Beatrice of Sicily, Latin Empress
|Beatrice of Sicily|
|Latin Empress of Constantinople|
|Died||1275 (aged 23)|
|Spouse||Philip of Courtenay|
|Issue||Catherine I of Courtenay|
|Father||Charles I of Sicily|
|Mother||Beatrice of Provence|
Under the Treaty of Viterbo (27 May 1267), Baldwin II of Courtenay transferred much of the rights to the Latin Empire to Charles I. Charles was to be confirmed in possession of Corfu and some cities in Albania. He was also given suzerainty over the Principality of Achaea and sovereignty of the Aegean Islands, excepting those held by Venice and Lesbos, Chios, Samos, and Amorgos.
The same treaty arranged the marriage of Philip of Courtenay, heir apparent to the Latin Empire, and Beatrice, second daughter of Charles. If the marriage was childless, Philip's rights would be inherited by Charles I. Beatrice was approximately fifteen-years-old at the time of her betrothal.
On 15 October 1273, Beatrice and Philip were married in Foggia. The bride was twenty-one-years old and the groom thirty. Her father-in-law died days later. Philip was proclaimed emperor with Beatrice as his Empress. He was faithful to his wife, even after her death. Their only known daughter, Catherine I of Courtenay, was born on 25 November 1274.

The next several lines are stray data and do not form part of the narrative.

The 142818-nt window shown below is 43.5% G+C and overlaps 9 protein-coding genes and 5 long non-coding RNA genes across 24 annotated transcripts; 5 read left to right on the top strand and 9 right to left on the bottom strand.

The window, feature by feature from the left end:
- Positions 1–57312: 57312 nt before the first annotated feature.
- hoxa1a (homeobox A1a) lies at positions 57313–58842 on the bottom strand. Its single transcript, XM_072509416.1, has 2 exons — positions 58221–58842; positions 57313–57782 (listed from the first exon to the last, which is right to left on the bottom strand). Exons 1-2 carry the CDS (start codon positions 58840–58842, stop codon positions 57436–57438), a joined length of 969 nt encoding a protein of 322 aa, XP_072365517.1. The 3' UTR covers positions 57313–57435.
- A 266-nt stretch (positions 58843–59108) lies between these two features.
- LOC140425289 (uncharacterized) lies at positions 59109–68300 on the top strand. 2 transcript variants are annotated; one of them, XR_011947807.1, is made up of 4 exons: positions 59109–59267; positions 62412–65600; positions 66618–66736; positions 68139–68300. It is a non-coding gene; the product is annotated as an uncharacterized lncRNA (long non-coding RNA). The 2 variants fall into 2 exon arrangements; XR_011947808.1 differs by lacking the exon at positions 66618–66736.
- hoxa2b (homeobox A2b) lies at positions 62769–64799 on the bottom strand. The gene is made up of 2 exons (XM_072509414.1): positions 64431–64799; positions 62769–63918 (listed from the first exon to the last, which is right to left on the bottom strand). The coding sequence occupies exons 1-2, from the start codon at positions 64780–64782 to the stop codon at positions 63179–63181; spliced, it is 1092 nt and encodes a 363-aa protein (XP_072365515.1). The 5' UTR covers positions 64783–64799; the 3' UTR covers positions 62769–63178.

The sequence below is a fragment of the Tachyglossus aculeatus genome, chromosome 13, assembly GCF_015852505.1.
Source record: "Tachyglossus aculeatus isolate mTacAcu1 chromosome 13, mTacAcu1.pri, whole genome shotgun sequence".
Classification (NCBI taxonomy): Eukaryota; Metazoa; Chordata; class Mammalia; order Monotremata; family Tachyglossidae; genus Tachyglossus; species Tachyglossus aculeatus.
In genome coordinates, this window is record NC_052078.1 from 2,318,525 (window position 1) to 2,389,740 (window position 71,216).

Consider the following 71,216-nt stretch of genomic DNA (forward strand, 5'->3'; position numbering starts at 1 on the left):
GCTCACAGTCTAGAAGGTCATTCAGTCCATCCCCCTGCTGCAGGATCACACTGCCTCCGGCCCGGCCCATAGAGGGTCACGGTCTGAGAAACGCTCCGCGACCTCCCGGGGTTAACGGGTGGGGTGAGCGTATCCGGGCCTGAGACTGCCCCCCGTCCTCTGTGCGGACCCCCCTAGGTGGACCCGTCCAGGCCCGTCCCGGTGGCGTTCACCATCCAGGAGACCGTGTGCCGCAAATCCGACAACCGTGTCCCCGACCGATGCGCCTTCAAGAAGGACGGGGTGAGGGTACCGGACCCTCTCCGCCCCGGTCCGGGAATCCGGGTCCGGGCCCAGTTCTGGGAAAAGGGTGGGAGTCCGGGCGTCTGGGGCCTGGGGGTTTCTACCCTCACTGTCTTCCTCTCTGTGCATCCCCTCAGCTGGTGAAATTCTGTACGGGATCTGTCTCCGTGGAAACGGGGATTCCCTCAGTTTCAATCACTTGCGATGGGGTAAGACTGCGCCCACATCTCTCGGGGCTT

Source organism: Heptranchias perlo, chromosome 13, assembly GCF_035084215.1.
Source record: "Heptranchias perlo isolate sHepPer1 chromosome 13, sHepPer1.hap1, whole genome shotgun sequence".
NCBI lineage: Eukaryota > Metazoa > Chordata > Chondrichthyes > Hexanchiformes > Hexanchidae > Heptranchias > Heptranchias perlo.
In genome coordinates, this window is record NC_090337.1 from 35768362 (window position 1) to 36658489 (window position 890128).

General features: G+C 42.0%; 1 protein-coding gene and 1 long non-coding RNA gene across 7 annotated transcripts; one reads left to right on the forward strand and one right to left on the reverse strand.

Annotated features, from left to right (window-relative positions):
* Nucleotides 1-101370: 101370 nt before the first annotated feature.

Beatrice died in late 1275 after a short illness. Her husband, who was overcome with grief, survived her by eight years but never remarried. He died aged only 40. The young Catherine was deeply distressed by the early deaths of her parents.
- John V.A. Fine, Jr., The Late Medieval Balkans (1987), page 170
|Titles in pretence|
Marie of Brienne
|— TITULAR —
Latin Empress consort of Constantinople
Reason for succession failure:
Conquest by Empire of Nicaea in 1261
Marie of Bourbon